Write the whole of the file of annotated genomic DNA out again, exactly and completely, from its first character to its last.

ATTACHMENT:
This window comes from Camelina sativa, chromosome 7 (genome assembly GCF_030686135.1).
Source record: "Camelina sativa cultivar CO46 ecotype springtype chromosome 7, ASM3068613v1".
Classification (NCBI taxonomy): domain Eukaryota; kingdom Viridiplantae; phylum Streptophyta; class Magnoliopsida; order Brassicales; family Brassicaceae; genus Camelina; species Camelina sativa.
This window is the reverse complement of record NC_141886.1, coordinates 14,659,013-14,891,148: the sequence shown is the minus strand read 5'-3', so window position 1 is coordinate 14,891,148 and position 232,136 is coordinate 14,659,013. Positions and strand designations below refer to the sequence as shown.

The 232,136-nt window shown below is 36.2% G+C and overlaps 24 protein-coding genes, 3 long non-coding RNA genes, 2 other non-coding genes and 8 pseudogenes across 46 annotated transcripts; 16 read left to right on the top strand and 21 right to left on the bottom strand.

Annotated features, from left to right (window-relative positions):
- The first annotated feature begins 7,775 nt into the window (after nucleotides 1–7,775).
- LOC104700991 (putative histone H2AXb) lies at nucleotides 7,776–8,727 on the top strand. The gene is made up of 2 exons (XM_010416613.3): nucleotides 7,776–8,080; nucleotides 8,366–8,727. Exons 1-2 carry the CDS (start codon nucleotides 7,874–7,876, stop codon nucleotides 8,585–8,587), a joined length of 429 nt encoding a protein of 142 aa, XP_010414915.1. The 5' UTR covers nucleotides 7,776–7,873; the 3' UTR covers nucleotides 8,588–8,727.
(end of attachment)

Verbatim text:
This window comes from Camelina sativa, chromosome 7 (genome assembly GCF_030686135.1).
Source record: "Camelina sativa cultivar CO46 ecotype springtype chromosome 7, ASM3068613v1".
Classification (NCBI taxonomy): domain Eukaryota; kingdom Viridiplantae; phylum Streptophyta; class Magnoliopsida; order Brassicales; family Brassicaceae; genus Camelina; species Camelina sativa.
This window is the reverse complement of record NC_141886.1, coordinates 14,659,013-14,891,148: the sequence shown is the minus strand read 5'-3', so window position 1 is coordinate 14,891,148 and position 232,136 is coordinate 14,659,013. Positions and strand designations below refer to the sequence as shown.

The 232,136-nt window shown below is 36.2% G+C and overlaps 24 protein-coding genes, 3 long non-coding RNA genes, 2 other non-coding genes and 8 pseudogenes across 46 annotated transcripts; 16 read left to right on the top strand and 21 right to left on the bottom strand.

Annotated features, from left to right (window-relative positions):
- The first annotated feature begins 7,775 nt into the window (after nucleotides 1–7,775).
- LOC104700991 (putative histone H2AXb) lies at nucleotides 7,776–8,727 on the top strand. The gene is made up of 2 exons (XM_010416613.3): nucleotides 7,776–8,080; nucleotides 8,366–8,727. Exons 1-2 carry the CDS (start codon nucleotides 7,874–7,876, stop codon nucleotides 8,585–8,587), a joined length of 429 nt encoding a protein of 142 aa, XP_010414915.1. The 5' UTR covers nucleotides 7,776–7,873; the 3' UTR covers nucleotides 8,588–8,727.